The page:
Boiler Help - New Homeowner

Discussion in 'HVAC' started by Kevbo, Oct 20, 2016.

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  1. Oct 20, 2016 #1

    Kevbo

    Kevbo

    Kevbo

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    Hello - looking for some advice on the boiler in our home. We are first time homeowners, purchased our house a few months back, and are trying to use the boiler for the first time. I have always had a furnace, so I have no experience or knowledge of boilers.

    The boiler itself is a 1971 Pennco, Series 15, original to the home. The pumps are Bell & Gossett, Series #100 - I believe they were installed w/in the last 15 years maybe. It's 3 zones (second floor, first floor, basement) w/ 2 pumps, the 1st and 2nd floors running off one.

    Being my first time using it, I called an HVAC company to inspect, etc. The guy came out and was looking, and put a carbon monoxide detector on the unit, while he turned it on and inspected. After about 10 or so minutes, his detector was going off, and he told me he by law he needed to shut it down, and that we needed a new boiler, which he quoted me for, to replace the whole thing. (I have a CO detector in the basement across the room that was not going off) The home came w/ a home warranty, so I had their vendor come out and look at it, and the guy basically said it was fine, and that the detector only went off b/c the inspector had it right next to the unit, and that he was probably just trying to make a sale.

    I am uncertain what to do here, but obviously want to make my decision before it really starts to turn cold. While I definitely don't want to take any risk w/ CO, I'm also not crazy about spending thousands of dollars.

    So my questions are:
    -Is it normal for CO to be present right around the boiler itself? I believe his meter showed '49'.
    -How long should it take for the baseboards to heat up on the second floor? (2400sqft house, had it on for over 30min, and the upstairs baseboards did not heat up)
    -Safety issues aside - am I wasting money by using a 45 year old boiler? Is it beneficial to replace with a new boiler? And if so, worth getting a high efficiency one, or will a standard model work just fine? I have to assume either will be better than the model I have now, just not sure how big a difference.

    Sorry for the long post - any help/advice/insight is appreciated!!!
     
  2. Oct 20, 2016 #2

    nealtw

    nealtw

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  3. Oct 20, 2016 #3

    johnjh2o

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    Replacement may be a good idea down the road at some point. As far as no heat upstairs my guess would be that there's air in the system.
     
  4. Oct 20, 2016 #4

    nealtw

    nealtw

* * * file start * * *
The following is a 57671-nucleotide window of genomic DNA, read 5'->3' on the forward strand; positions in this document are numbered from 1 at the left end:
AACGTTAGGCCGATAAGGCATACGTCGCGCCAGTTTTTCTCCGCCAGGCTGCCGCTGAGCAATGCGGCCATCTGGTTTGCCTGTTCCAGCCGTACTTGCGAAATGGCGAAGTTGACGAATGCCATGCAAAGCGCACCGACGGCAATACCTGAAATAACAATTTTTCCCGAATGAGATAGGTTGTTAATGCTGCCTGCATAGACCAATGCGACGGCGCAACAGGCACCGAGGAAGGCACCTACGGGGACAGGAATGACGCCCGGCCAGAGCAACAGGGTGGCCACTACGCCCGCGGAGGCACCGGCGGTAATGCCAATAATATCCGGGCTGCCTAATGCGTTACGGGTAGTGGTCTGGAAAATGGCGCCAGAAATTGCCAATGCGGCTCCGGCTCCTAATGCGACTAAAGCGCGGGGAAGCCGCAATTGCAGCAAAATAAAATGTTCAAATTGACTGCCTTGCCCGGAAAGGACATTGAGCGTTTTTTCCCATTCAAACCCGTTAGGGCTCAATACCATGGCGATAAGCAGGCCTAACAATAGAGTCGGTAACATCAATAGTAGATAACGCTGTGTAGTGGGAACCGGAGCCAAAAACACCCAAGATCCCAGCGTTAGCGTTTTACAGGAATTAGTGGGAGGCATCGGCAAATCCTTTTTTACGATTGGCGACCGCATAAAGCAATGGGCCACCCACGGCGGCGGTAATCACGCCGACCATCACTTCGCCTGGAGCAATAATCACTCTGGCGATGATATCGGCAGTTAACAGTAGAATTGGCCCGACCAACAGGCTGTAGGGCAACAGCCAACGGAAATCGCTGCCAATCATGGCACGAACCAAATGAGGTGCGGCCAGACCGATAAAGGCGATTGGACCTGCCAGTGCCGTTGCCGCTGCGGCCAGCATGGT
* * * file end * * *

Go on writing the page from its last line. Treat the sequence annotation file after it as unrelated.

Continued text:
nealtw

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    A friend had a system with 4 zones and he found a panel in the staircase that all line went thru with shut off valves, likely used to balance the system when new or isolate a problem. It took for ever for the HVAC guys to figure out what he did to that.:down:
     
  5. Oct 20, 2016 #5

    Snoonyb

    Snoonyb

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    There is a possibility that your system is not a continuous loop, but that each floor or zone has a thermostatically controlled valve.
     
  6. Oct 20, 2016 #6

    Kevbo

    Kevbo

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    Thanks for the replies - I do believe there are several valves leading off it, and I never considered that some may be shut off. I will check into that.
     
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  7. Oct 20, 2016 #7

    kok328

    kok328

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    45 years, yea, it would be time to upgrade, look for something that is energy star rated to qualify for a rebate.
     
  8. Oct 22, 2016 #8

    slownsteady

    slownsteady

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    Did your HVAC guy stop working on it when the alarm went off? There is an efficiency test that my guys perform every year on my (oil burning) boiler when they do the annual check up and cleaning. You will probably find that the efficiency of that old boiler will make a new one feel cheap in comparison.

    If you have 2 zones, you will have two zone valves and these tend to stop working every few years; especially if the water in the system is corrosive by nature. Make sure your thermostat is turned up high enough to call for heat. Make sure the small lever on the zone valve is able to move with some resistance. If you hear gurgling in the pipes, you have air that needs to be purged.

    It may be best to bring in a new technician who will go through the whole system and explain things. Then you will have an overall assessment of your boiler in order to make a decision on whether to keep it.
     
  9. Oct 22, 2016 #9

    johnjh2o

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    He doesn't have zone valves. He stated he has two circulation pumps.
     
  10. Oct 24, 2016 #10

    Kevbo

    Kevbo

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    Thanks for all the help and advice. It turned out to be air in the system. Purged it and all is working well again.
     
  11. Oct 24, 2016 #11

    nealtw

    nealtw

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    Thanks for coming back with the info, y'all come back now ya hear
     
  12. Oct 24, 2016 #12

    johnjh2o

    johnjh2o

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    I rest my case
     
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